broj: 13/2011        pdf (20,1 MB)


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Znanstveno-stručno i staleško glasilo
Hrvatskoga šumarskoga društva
Journal of Forestry Society of Croatia
      Prvi puta izašao 1877. godine i neprekidno izlazi do današnjeg dana
   ISSN No.: 0373-1332              UDC 630*
upute autorima

select * from clancislEN where brojid=201113 and arb=1 order by id

Boris Vrbek
Medak, Jasnica UDK 630* 188 (001)
Forests of Sweet Chestnut with Odorous Pig-Salad (Aposeri foetidae-Castanetum SativaeAss. nova) in Croatia     pdf     HR     EN 5005
Ivanković,M., M. Popović, I. Katičić, G. von Wuehlisch, S. Bogdan UDK 630* 165 (001)
Quantitative Genetic Variation of European Beech (Fagus sylvatica L.) Provenances from the Southeastern Europe     pdf     HR     EN 5025
Littvay, Tibor UDK 630* 165 (001)
Phenotypic Stability andAdaptability of Families of Common Walnut (Juglans regia L.) in Progeny Tests     pdf     HR     EN 5038
Ivanković,M., M. Popović, S. Bogdan UDK 630* 232.3 (001)
Acorn Morphometric Traits and Seedling Heights Variation of Pedunculate Oak (Quercus robur L.) from the Seed Stands in Croatia     pdf     HR     EN 5046
Marjanović,H., M. Z. Ostrogović, G. Alberti, I. Balenović, E. Paladinić, K. Indir, A. Peressotti, D. Vuletić UDK 630* 120 + 114.2 (001)
Carbon Dynamics in younger Stands of Pedunculate Oak during two Vegetation Periods     pdf     HR     EN 5059
Dubravac,T., S. Dekanić,V. Roth UDK 630* 425 + 531 (001)
Damage Dynamics and Structure of the Pedunculate Oak Tree Crowns in Stands in Microelevations and Microdepressions – Results from the Monitoring on Permanent Experimental Plots     pdf     HR     EN 5074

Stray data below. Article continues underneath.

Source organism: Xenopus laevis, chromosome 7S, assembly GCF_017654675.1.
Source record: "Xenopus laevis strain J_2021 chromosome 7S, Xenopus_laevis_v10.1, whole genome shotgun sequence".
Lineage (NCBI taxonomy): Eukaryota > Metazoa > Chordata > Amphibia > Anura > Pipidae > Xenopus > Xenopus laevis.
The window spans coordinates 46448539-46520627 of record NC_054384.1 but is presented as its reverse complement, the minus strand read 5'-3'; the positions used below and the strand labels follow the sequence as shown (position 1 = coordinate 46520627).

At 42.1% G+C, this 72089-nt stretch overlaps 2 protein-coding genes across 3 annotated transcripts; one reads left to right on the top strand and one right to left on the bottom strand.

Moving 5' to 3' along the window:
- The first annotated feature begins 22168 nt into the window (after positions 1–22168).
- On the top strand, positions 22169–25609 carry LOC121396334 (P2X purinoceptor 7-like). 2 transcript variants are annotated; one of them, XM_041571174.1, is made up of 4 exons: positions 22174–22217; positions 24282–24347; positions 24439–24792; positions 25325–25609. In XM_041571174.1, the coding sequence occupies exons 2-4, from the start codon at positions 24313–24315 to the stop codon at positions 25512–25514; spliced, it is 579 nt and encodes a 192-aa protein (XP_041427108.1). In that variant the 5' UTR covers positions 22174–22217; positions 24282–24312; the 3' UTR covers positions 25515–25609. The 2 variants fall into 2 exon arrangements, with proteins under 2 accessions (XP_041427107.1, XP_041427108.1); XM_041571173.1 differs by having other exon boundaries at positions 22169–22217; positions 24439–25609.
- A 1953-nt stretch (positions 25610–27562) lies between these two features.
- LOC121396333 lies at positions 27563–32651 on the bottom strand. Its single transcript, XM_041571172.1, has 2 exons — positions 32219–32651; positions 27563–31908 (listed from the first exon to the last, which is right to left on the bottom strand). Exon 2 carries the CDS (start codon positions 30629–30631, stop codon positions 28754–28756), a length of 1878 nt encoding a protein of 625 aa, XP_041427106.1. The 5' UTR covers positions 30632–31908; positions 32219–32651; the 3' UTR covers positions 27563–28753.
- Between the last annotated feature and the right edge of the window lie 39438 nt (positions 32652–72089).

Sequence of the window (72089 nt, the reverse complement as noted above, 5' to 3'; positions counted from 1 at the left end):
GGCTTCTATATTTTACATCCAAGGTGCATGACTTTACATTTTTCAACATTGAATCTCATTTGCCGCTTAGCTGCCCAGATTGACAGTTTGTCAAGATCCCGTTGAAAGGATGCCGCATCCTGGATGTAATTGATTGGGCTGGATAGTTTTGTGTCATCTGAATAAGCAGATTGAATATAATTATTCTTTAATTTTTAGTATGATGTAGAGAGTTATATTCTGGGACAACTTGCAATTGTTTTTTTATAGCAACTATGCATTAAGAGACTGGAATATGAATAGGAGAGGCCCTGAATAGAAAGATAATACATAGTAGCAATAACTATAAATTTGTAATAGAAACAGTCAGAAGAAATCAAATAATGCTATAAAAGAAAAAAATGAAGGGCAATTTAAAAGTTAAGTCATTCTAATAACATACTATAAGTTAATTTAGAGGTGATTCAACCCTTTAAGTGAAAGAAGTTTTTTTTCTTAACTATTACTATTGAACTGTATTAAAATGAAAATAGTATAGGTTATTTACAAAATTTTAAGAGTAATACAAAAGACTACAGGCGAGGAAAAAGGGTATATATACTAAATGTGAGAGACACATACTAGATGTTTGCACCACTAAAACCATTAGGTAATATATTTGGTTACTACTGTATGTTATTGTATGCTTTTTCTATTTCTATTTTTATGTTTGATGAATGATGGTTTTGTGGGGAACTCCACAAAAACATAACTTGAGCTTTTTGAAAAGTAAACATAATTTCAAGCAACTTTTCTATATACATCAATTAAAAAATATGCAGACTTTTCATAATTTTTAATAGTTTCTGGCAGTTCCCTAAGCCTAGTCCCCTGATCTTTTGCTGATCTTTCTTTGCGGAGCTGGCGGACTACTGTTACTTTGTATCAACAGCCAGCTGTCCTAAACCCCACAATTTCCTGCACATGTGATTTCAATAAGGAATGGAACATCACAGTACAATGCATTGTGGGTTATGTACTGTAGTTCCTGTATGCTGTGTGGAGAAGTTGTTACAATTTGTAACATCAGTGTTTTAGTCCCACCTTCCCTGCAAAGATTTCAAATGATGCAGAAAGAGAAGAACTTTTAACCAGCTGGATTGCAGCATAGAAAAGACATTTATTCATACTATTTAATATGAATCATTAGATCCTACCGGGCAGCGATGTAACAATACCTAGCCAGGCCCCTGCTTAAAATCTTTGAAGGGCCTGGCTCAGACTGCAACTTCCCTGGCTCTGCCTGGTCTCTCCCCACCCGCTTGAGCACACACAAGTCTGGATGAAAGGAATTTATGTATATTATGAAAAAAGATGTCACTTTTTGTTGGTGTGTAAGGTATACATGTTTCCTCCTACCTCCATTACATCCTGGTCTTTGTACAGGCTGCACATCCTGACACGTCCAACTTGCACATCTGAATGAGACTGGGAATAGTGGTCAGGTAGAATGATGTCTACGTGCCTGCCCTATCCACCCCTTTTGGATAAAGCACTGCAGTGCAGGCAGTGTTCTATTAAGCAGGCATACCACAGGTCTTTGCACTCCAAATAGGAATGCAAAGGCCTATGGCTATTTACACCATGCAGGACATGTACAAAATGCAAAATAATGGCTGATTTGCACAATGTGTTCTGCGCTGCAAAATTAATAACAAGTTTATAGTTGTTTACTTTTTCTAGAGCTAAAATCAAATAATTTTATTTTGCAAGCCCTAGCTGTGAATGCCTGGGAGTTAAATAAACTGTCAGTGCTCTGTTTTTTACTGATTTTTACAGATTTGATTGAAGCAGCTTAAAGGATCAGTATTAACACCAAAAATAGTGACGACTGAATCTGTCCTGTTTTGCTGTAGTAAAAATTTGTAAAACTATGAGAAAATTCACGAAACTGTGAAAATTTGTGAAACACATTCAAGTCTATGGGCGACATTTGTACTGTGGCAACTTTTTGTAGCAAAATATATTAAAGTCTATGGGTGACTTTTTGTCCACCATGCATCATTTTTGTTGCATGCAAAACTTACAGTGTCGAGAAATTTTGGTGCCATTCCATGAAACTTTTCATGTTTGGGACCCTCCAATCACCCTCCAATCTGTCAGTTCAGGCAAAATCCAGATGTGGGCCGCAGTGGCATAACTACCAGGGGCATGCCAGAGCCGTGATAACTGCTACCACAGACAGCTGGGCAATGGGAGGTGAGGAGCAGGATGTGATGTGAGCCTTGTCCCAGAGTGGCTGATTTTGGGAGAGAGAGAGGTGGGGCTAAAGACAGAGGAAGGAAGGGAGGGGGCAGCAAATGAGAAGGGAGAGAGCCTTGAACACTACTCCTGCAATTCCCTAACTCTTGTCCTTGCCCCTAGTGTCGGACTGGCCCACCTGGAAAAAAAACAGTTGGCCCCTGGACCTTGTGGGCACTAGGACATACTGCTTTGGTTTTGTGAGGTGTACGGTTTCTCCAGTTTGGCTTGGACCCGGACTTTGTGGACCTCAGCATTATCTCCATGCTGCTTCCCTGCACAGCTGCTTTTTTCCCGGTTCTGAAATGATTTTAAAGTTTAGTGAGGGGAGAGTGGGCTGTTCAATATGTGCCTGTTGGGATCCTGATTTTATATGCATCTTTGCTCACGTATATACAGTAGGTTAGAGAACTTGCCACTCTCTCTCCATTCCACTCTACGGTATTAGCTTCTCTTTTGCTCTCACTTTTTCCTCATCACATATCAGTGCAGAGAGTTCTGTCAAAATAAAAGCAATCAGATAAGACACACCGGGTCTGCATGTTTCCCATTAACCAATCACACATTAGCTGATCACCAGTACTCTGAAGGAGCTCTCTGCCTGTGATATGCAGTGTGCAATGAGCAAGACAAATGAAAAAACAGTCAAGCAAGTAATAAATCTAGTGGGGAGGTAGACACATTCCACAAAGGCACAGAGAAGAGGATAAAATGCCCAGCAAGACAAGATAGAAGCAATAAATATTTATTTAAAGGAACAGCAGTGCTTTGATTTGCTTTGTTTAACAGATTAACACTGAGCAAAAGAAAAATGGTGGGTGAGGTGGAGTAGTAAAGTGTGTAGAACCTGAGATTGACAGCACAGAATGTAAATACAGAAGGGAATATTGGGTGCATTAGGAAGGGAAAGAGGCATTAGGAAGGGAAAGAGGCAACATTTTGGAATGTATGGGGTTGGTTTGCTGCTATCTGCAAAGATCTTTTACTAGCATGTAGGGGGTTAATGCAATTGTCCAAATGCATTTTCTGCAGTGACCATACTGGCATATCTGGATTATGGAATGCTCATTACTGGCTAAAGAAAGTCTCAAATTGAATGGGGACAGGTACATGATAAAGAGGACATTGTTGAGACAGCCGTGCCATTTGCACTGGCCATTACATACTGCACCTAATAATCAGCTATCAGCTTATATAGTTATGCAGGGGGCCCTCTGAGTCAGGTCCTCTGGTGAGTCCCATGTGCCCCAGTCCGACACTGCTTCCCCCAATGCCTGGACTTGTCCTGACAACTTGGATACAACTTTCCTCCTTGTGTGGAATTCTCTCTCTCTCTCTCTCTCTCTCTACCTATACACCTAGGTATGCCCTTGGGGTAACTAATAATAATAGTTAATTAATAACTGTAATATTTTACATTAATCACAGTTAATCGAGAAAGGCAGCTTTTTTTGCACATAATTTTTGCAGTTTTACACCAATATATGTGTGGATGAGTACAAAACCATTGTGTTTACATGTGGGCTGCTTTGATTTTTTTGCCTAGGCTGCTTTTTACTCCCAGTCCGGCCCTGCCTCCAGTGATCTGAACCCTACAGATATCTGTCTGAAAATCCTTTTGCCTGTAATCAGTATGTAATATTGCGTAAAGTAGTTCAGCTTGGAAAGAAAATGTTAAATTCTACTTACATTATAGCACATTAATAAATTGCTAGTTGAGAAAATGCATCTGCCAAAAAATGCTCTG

Summary: The crown damage of a tree has a very prominent place among the broad spectrum of factors defining the pedunculate oak (Quercus roburL.) decline and dieback, largely due to the fact that it represents the first visible symptom of the decline in tree‘s vitality. Besides, crown damage is a key factor for the selection of trees with high risk of dying during the sanitary and salvage cuttings, in order to salvage high value timber that would be otherwise lost or severely degraded when the tree dies. Aim of this contribution is to investigate dynamics of crown damage of pedunculate oak trees, as well as the effect of the crown damage on tree’s basal area increment during longer time period in two most important types of pedunculate oak forests in Croatia. Research was done on permanent experimental plots situated in the stands of pedunculate oak and common hornbeam (II-G-10) and stands of pedunculate oak and Genista elata (II-G-20). In total, 38 permanent experimental plots were used, out of which 13 were re-measured with intervals of 9 to 17 years (Table 1). In first measurement, all trees on plots were permanently tagged, and map of tree locations and crown projections was made. Trees were measured for diameter at breast height (DBH), total tree height and height to crown base. Crown length was calculated as the difference between the total tree height and height to crown base, while the crown ratio was calculated as the ratio of crown length and total tree height. From the map of horizontal crown projections the average crown width was calculated as a mean of the maximal and minimal crown diameters. Assessment of the crown damage was done according to the methodology of the ICP Forests Programme, whereby the trees were tallied into following five crown damage (CD) classes: 0 (< 10 % CD), 1 (11-25 % CD), 2 (26-60 % CD), 3 (61-99 % CD) and 4 (100 % CD – dead tree). For some analyses trees were further grouped into two classes: healthy trees with crown damage of 25 % and less, and severely damaged trees with crown damage over 25 %. Results from this research are, however, not comparable to the damage assessment reports of the ICP Forests because of the different sampling strategies. On 13 plots the second measurement was made in which DBH of all trees still present on the plot was recorded, and the crown damage was assessed according to the same methodology used in the previous measurement, and furthermore, by the same observer. Average basal area increment per year (cm 2 year-1) per tree was obtained by dividing tree’s total basal area increment by the interval (number of vegetation periods) between the two measurements. Total number of oak trees analyzed was 749 and 540 in first and second measurement, respectively.